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Learning Curve

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Give grad credit where it's due

Need more evidence teachers earn no respect? Check out the response to news the U.S. high school graduation rate is at its highest point in nearly 40 years:

"Grim economic conditions and the need to be competitive in a crowded job market played a role," according to The Christian Science Monitor.

"Officials say the steady rise of students completing their education is a reflection of the struggling economy and a greater competition for new jobs," according to the Associated Press report.

Brian Williams at NBC Nightly News gave the positive figures a mention, attributing it to the poor economy.

Our own op-ed page gave the economy credit for the improved numbers, in a headline and editorial from Scripps-Howard news service.

Did some students stay in school because they couldn't find a job? Maybe, but anyone who knows much about 16- or 17-year-olds knows that a teen intent on dropping out won't stay in class because of poor job prospects. There's simply no good judgment involved in such a decision.

The days of going from high school to the assembly line – and an attractive paycheck – ended a generation ago. Students at risk of dropping out are just as likely to be attracted by a fast-food job, provided it allows them to sleep past 7 a.m. and avoid homework.

What's truly different is that teachers and administrators have made significant progress in reaching all students. It wasn't a priority for many years, because the students who fell through classroom cracks could get by. That changed long ago and the work to ensure all students were on track from the start began. It's taken a decade and more of changes, with emphasis on early childhood programs and efforts to improve reading instruction. Schools also have changed instructional methods to keep bright students who might have been bored interested in school.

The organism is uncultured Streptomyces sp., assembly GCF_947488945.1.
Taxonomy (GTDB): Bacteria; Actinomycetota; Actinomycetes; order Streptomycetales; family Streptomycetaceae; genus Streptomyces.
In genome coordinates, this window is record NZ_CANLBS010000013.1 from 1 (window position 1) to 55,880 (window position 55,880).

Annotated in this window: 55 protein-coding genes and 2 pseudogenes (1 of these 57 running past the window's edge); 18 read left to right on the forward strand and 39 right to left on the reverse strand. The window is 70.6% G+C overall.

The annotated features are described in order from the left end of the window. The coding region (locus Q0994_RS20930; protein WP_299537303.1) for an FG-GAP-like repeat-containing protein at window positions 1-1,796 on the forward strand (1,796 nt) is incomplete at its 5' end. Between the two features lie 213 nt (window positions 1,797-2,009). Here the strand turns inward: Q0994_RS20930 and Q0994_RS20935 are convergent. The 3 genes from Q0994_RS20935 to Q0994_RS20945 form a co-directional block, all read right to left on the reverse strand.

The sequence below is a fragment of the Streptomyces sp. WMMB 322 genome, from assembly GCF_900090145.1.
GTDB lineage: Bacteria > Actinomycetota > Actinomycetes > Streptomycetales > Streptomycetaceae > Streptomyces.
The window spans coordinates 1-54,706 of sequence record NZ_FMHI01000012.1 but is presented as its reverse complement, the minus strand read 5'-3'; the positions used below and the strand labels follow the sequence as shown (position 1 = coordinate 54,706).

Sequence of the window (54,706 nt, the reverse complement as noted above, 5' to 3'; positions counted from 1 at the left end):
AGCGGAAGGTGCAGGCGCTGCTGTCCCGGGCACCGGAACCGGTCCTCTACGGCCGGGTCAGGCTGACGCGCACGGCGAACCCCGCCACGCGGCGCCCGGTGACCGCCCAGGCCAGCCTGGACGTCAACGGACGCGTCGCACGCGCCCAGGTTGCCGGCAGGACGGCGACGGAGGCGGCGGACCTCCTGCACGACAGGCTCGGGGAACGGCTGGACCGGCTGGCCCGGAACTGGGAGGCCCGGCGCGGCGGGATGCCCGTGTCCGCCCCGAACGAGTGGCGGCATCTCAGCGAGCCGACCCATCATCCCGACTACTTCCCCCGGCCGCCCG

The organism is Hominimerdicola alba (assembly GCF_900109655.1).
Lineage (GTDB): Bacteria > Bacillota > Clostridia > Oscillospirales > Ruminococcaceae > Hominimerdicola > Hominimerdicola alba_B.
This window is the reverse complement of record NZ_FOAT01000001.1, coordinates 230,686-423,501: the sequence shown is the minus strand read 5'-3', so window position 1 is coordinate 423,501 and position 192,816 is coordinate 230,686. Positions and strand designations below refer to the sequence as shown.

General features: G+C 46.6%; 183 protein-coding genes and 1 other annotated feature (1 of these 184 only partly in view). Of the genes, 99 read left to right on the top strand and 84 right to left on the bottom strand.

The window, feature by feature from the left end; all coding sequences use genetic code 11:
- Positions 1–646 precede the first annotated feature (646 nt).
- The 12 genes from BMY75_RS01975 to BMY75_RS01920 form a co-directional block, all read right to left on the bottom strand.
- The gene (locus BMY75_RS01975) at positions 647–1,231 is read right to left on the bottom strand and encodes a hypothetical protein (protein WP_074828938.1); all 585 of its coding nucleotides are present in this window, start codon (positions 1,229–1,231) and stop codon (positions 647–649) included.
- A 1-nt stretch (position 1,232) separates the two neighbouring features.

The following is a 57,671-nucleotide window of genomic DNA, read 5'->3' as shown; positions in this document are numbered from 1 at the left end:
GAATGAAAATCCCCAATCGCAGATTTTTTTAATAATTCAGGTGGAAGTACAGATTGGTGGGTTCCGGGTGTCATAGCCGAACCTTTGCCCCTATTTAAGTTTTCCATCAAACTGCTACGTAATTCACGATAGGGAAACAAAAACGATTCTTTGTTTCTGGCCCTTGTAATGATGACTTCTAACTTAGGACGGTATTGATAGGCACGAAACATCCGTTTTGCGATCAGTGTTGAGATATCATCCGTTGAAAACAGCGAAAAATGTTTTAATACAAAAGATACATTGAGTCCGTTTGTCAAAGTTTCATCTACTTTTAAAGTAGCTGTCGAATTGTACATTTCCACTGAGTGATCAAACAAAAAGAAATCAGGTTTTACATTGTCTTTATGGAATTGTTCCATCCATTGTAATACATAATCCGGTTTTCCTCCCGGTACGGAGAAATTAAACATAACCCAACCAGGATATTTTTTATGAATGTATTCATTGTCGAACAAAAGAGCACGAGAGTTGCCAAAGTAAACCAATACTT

The progress has been slow because it takes at least 13 years for a student to reach graduation. Rates can't be turned around overnight or even in the course of a two- or four-year political term.

But let's give credit where credit is due. If educators weren't doing something right, the nation's graduation rate would still be in the cellar. More teachers are finding ways to help more students connect and stay in school.

In fact, the improvement is even better than it appears. Those 40-year-old rates were based on flawed data that misrepresented school success. Today's numbers are a much better representation of how many students are graduating in four years.

Karen Francisco, editorial page editor for The Journal Gazette, has been an Indiana journalist since 1981. She writes frequently about education for The Journal Gazette opinion pages and here, where she looks at the business, politics and science of learning as it relates to northeast Indiana, the state and the nation. She can be reached at 260-461-8206 or by e-mail at kfrancisco@jg.net.

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